The Charles E. Anderson Award is given to an individual in recognition of outstanding contributions to the promotion of diversity in the atmospheric and related sciences and broader communities through education and community service. The award is in the form of an inscribed wooden book. Nominations are considered by a committee of the Education and Human Resources Commission, which makes recommendations for final approval by AMS Council.
Born in 1919, Charles Edward Anderson was the first African American to earn at PhD in meteorology. That degree was from the Massachusetts Institute of Technology in 1960.
For his original meteorological training, Dr. Anderson attended the Army Air Forces Meteorological Aviation Cadet Program at the University of Chicago in 1943 and was assigned to the Tuskegee Army Airfield weather detachment. Anderson served as weather officer at several Army Air Force bases around the US until his release from active duty in 1948.
From 1961-65, Dr. Anderson worked at the Atmospheric Science Branch of Douglas Aircraft Company, California. He served as Director of the Office of Federal Coordination in Meteorology in the Environmental Science Service Administration of the U.S. Department of Commerce, from 1965 to 1966.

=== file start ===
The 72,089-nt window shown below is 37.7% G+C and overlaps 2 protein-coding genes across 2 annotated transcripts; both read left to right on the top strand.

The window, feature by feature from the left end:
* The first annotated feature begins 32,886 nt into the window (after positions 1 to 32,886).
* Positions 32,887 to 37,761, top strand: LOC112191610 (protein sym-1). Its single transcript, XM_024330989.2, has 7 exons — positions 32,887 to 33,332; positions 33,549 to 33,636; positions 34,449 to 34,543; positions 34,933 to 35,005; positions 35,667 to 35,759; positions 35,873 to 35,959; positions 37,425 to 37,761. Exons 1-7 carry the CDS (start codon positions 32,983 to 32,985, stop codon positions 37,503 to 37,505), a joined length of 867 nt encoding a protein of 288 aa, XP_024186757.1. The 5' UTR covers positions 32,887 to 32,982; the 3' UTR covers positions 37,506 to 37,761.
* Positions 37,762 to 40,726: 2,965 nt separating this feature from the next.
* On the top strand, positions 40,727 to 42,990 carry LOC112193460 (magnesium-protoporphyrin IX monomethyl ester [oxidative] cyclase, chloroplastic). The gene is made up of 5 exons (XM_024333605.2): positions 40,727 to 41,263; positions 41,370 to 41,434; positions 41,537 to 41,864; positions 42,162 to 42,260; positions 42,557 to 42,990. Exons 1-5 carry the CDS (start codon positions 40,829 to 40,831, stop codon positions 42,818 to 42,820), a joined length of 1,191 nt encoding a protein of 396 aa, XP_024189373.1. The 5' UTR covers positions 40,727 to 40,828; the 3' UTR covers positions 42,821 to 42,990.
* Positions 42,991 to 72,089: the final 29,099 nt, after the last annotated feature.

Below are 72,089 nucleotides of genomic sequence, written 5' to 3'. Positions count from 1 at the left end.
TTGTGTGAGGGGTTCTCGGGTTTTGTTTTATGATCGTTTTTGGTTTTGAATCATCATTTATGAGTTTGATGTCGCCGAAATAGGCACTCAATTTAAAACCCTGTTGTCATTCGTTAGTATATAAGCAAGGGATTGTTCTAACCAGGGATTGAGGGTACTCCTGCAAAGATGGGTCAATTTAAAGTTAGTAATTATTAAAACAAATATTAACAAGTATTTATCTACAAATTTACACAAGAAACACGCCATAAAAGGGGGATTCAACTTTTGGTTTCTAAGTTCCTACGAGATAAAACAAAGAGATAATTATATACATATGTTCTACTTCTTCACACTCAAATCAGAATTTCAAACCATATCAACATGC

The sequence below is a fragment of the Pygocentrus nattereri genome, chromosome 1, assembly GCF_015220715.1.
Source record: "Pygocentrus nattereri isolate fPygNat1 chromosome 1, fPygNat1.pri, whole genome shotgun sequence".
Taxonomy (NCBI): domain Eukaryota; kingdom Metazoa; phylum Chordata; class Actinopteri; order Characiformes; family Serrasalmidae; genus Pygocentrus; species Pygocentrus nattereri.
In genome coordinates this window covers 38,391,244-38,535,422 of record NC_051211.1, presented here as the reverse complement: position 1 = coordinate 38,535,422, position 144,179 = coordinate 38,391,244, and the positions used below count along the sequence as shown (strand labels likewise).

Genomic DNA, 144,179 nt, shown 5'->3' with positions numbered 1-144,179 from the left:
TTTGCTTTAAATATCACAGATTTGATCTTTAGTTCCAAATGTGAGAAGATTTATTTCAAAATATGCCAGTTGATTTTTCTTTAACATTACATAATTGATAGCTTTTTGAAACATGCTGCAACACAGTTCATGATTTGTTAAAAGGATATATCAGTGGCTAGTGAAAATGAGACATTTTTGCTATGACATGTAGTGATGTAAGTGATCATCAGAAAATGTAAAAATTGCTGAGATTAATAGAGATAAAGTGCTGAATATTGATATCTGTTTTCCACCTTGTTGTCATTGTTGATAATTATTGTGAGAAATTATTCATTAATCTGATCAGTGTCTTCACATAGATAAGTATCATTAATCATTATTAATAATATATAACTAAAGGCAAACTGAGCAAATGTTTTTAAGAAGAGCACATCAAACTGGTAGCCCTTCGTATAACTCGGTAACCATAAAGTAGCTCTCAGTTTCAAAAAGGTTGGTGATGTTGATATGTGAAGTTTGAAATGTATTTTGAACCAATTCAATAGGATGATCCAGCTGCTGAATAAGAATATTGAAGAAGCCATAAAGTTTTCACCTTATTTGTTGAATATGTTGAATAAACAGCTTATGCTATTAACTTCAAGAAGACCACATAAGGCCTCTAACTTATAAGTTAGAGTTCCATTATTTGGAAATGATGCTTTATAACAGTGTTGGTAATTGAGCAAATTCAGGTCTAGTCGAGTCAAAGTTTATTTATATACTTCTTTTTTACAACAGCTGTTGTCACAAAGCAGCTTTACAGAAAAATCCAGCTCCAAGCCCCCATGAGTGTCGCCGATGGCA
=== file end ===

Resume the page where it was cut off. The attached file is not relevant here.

From 1967 to 1969, Charles Anderson was appointed as Professor of Space Science and Engineering at the University of Wisconsin, Madison. From 1966 - 1987, Professor Anderson served as the Professor of Meteorology and Chairman of Contemporary Trends Course and in 1970, Professor Anderson was appointed Professor of Afro-American Studies and Chairman of the Meteorology Department. In 1978 Professor Anderson was elevated to Associate Dean at University of Wisconsin, Madison.
Dr. Anderson was a professor in the Department of Marine, Earth and Atmospheric Sciences at North Carolina State University in Raleigh, NC, from 1987 until he retired in 1990. He was a major contributor to a program at the university that has received national recognition for its forecasting of severe storms. In addition to his dissertation for MIT, he did pioneering work in reducing contrails of high-altitude jet aircraft as well as work focused on cloud and aerosol physics and meteorology of other planets.